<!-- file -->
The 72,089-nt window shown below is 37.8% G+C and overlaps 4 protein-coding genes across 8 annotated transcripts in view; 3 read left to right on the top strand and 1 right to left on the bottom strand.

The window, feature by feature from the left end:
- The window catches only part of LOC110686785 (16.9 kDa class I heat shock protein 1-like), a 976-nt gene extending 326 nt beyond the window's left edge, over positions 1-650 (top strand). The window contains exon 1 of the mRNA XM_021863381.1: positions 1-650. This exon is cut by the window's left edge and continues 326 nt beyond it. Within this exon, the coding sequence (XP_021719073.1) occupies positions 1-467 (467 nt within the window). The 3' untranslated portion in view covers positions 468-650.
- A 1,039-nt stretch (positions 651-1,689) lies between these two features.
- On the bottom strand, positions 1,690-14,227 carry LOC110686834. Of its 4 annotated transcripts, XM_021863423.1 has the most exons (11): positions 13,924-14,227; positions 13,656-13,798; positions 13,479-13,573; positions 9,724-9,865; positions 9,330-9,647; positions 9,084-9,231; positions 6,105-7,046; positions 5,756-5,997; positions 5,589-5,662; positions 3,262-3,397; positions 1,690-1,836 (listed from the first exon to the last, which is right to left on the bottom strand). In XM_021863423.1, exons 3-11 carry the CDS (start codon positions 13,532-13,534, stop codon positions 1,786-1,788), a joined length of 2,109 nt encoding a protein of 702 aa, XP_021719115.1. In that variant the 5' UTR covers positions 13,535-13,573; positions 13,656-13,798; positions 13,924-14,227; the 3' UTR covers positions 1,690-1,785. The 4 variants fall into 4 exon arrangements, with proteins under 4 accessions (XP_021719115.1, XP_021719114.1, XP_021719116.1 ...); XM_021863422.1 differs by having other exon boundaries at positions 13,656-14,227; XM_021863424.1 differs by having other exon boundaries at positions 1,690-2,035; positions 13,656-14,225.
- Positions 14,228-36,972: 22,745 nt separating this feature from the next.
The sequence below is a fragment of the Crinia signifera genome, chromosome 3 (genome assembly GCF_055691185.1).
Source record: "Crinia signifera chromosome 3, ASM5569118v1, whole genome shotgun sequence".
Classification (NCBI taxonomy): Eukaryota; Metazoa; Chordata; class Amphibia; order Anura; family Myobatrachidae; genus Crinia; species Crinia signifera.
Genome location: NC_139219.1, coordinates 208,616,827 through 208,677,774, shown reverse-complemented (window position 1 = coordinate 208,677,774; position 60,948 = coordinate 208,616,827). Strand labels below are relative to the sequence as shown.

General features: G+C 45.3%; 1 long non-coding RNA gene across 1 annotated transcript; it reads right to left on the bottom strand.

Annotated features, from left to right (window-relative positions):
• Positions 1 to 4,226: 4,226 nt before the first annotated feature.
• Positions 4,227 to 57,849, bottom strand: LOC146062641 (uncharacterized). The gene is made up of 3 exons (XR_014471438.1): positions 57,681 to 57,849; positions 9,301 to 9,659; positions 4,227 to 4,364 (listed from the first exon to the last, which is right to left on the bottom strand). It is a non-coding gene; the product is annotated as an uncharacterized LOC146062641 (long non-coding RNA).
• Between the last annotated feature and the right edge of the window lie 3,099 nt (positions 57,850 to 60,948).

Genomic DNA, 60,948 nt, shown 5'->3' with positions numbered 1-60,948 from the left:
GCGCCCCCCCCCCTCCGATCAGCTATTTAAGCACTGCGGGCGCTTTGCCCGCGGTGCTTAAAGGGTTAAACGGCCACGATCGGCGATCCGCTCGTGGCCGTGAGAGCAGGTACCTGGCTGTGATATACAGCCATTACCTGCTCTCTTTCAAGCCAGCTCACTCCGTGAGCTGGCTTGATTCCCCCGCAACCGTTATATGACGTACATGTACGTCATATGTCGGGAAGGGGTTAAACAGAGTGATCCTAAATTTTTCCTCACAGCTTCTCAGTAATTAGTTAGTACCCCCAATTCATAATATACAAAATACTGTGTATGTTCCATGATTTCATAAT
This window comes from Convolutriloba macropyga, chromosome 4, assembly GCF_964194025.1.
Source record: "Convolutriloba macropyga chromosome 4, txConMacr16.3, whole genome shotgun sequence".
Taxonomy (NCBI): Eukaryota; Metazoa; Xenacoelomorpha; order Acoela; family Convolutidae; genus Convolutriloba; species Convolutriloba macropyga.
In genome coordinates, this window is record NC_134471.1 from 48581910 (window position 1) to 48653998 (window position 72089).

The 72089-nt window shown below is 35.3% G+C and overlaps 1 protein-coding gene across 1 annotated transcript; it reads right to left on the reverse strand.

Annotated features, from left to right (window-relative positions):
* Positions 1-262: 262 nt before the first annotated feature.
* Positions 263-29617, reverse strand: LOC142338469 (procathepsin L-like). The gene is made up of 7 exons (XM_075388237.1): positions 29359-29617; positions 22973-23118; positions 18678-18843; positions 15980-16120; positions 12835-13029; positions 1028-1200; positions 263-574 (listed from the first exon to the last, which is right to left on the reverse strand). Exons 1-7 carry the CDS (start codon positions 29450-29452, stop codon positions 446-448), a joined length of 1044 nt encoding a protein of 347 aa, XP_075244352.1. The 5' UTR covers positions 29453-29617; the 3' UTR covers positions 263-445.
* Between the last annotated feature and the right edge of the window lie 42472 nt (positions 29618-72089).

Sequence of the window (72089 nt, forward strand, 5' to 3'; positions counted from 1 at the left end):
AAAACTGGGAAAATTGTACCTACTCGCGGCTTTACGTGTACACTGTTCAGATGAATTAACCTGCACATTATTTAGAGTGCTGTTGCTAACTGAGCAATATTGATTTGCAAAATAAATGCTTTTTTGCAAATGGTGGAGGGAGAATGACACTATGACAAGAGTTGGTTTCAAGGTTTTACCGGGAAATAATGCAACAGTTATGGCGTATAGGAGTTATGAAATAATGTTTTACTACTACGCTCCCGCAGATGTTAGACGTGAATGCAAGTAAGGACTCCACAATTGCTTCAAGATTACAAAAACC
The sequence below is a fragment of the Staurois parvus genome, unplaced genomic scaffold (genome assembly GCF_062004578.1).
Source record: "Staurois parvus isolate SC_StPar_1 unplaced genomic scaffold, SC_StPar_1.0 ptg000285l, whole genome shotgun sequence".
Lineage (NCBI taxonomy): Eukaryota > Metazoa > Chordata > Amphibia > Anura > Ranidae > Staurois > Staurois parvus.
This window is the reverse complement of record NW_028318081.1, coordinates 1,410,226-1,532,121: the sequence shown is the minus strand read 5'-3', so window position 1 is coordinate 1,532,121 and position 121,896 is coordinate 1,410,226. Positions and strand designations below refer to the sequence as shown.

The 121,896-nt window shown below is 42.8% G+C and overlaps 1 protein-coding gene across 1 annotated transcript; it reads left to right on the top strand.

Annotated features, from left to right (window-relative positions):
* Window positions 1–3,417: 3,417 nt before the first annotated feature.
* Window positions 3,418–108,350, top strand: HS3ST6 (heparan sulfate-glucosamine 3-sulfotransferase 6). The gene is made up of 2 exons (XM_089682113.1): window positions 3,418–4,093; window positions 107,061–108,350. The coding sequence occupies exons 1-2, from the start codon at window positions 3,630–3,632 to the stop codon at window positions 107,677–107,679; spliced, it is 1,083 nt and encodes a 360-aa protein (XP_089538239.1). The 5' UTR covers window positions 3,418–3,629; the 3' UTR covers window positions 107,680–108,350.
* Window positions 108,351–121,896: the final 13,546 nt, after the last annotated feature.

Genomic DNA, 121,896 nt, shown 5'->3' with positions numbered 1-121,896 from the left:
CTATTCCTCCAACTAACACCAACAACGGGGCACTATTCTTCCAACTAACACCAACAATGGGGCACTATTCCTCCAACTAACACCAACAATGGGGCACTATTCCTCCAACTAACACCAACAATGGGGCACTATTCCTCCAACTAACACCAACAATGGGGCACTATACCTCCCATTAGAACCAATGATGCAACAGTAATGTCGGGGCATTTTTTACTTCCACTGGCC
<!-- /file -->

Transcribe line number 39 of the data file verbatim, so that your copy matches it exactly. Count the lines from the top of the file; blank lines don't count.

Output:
CTATTCCTCCAACTAACACCAACAACGGGGCACTATTCTTCCAACTAACACCAACAATGGGGCACTATTCCTCCAACTAACACCAACAATGGGGCACTATTCCTCCAACTAACACCAACAATGGGGCACTATTCCTCCAACTAACACCAACAATGGGGCACTATACCTCCCATTAGAACCAATGATGCAACAGTAATGTCGGGGCATTTTTTACTTCCACTGGCC